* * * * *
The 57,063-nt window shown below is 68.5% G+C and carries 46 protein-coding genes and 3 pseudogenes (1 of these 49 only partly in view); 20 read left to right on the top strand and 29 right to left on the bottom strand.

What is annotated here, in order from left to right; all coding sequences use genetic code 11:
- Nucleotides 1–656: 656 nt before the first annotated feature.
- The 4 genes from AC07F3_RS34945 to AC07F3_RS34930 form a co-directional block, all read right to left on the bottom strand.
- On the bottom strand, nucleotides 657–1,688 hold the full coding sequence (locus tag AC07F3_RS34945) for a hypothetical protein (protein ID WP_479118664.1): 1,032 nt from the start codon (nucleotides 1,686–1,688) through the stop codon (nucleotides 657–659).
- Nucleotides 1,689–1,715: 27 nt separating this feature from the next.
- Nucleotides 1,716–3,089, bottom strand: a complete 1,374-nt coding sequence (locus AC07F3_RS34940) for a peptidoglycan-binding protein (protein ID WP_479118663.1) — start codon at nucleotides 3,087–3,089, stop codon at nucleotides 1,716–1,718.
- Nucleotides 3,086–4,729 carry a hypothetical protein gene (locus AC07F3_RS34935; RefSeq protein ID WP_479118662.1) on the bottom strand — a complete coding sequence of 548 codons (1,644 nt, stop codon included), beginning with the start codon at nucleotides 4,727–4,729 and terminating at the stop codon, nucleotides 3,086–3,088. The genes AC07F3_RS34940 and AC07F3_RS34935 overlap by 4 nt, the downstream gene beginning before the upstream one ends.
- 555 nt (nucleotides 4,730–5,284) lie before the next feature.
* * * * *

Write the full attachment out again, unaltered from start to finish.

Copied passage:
The 57,063-nt window shown below is 68.5% G+C and carries 46 protein-coding genes and 3 pseudogenes (1 of these 49 only partly in view); 20 read left to right on the top strand and 29 right to left on the bottom strand.

What is annotated here, in order from left to right; all coding sequences use genetic code 11:
- Nucleotides 1–656: 656 nt before the first annotated feature.
- The 4 genes from AC07F3_RS34945 to AC07F3_RS34930 form a co-directional block, all read right to left on the bottom strand.
- On the bottom strand, nucleotides 657–1,688 hold the full coding sequence (locus tag AC07F3_RS34945) for a hypothetical protein (protein ID WP_479118664.1): 1,032 nt from the start codon (nucleotides 1,686–1,688) through the stop codon (nucleotides 657–659).
- Nucleotides 1,689–1,715: 27 nt separating this feature from the next.
- Nucleotides 1,716–3,089, bottom strand: a complete 1,374-nt coding sequence (locus AC07F3_RS34940) for a peptidoglycan-binding protein (protein ID WP_479118663.1) — start codon at nucleotides 3,087–3,089, stop codon at nucleotides 1,716–1,718.
- Nucleotides 3,086–4,729 carry a hypothetical protein gene (locus AC07F3_RS34935; RefSeq protein ID WP_479118662.1) on the bottom strand — a complete coding sequence of 548 codons (1,644 nt, stop codon included), beginning with the start codon at nucleotides 4,727–4,729 and terminating at the stop codon, nucleotides 3,086–3,088. The genes AC07F3_RS34940 and AC07F3_RS34935 overlap by 4 nt, the downstream gene beginning before the upstream one ends.
- 555 nt (nucleotides 4,730–5,284) lie before the next feature.